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Pharmacoeconomic Guidelines Around The World

Country/Region: England & Wales

Submission Guidelines
Guide to the Methods of Technology Appraisals (April 2013)

Submission Guidelines Source:
National Institute for Health and Clinical Excellence (NICE)

Additional Information:
Guide to the Single Technology Appraisal Process (October 2009)
PDF in English

Last Webpage Update: Thursday, February 8, 2018

Submission Guidelines Key Features:

Key Features:  
Title and year of the documentGuide to the Methods of Technology Appraisals (April 2013)  
Affiliation of authorsNational Insititue for Health and Clinical Excellence (NICE) 
Purpose of the documentTo provide an overview of the principles and methods of health technology assessment and appraisal within the context of the NICE appraisal process. It describes key principles of appraisal methodology and is a guide for all organisations considering submitting evidence to the technology appraisal programme of the Institute. 
Standard reporting format includedNo, however developed a reference case for cost-effectiveness analysis. 
Target audience of funding/ author's interestsAll organizations considering submitting evidence to the Technology Appraisal Program of the Institute.  
PerspectiveFor the reference case, the perspective on outcomes should be all direct health effects, whether for patients or, when relevant, other people (principally carers). 
IndicationClearly define the spectrum of diseases  
Target populationYes, includes age and sex distribution and co-morbidities 
Subgroup analysisYes 
Choice of comparatorRelevant comparators for the technology being appraised are those routinely used in the NHS, and therapies regarded as best practice when this differs from routine practice.  Defined in scoping process.  
Time horizonThe time horizon for estimating clinical and cost effectiveness should be sufficiently long to reflect all important differences in costs or outcomes between the technologies being compared. 
Assumptions requiredYes 
Preferred analytical techniqueFor the reference case, cost-effectiveness (specifically cost–utility) analysis is the preferred form of economic evaluation.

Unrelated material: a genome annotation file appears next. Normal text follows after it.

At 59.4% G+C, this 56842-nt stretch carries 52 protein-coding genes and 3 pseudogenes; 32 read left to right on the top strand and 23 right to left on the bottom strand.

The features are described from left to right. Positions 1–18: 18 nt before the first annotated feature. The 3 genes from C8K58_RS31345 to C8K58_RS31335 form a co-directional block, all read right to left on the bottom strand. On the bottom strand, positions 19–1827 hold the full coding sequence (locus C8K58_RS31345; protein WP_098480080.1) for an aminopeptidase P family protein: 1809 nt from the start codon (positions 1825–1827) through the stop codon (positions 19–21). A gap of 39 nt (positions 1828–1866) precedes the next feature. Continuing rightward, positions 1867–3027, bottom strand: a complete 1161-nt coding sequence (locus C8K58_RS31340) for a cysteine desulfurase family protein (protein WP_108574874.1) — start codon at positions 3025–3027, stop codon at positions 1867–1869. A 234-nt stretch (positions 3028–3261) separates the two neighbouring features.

Costs to be includedPotential direct and indirect resource costs for the NHS and PSS that would be expected. 
Source of costsCurrent official listing published by the Department of Health and/or the Welsh Assembly Government 
ModelingYes. Cost–utility analysis with fully incremental analysis 
Systematic review of evidencesYes 
Preference for effectiveness over efficacyYes 
Preferred outcome measureGiven its widespread use, the QALY is considered to be the most appropriate generic measure of health benefit that reflects both mortality and HRQL effects.  All direct health effects, whether for patients or, when relevant, carers  
Preferred method to derive utilityPatient derived EQ-5D values with UK societal tarrifs applied; alternatively TTO valuation using a representative sample of the public 
Equity issues statedYes. An additional QALY has the same weight regardless of the other characteristics of the individuals receiving the health benefit.  
Discounting costsBase: 3.5%; SA: 0~6% 
Discounting outcomesBase: 3.5%; SA: 0~6% 
Sensitivity analysis-parameters and rangeAll inputs used in the analysis will be estimated with a degree of imprecision. Appropriate ways of presenting uncertainty in cost-effectiveness data parameter uncertainty include confidence ellipses and scatter-plots on the cost-effectiveness plane (when the comparison is restricted to two alternatives) and cost-effectiveness acceptability curves. The presentation of cost-effectiveness acceptability curves should include a representation and explanation of the cost-effectiveness acceptability frontier. 
Sensitivity analysis-methodsDistributions should be assigned to characterise the uncertainty associated with the (precision of) mean parameter values. Probabilistic sensitivity analysis is preferred.  
Presenting resultsAll data used to estimate clinical and cost effectiveness should be presented clearly in tabular form and include details of data sources. 
Incremental analysisYes 
Total costs vs effectiveness (cost/effectiveness ratio)Yes 
Portability of results (Generalizability)In NHS context 
Financial impact analysisYes, the cost should be disaggregated by appropriate generic organization (NHS, PSS, hospital, primary care) and budgetary categories (drugs, staffing, consumables, capital). 
Mandatory or recommended or voluntaryRecommended 

Acknowledgement: Scott Doyle contributed to the key-feature form. Scott Doyle, Director, Value Evidence & Outcomes, GlaxoSmithKline, Middlesex, UK.

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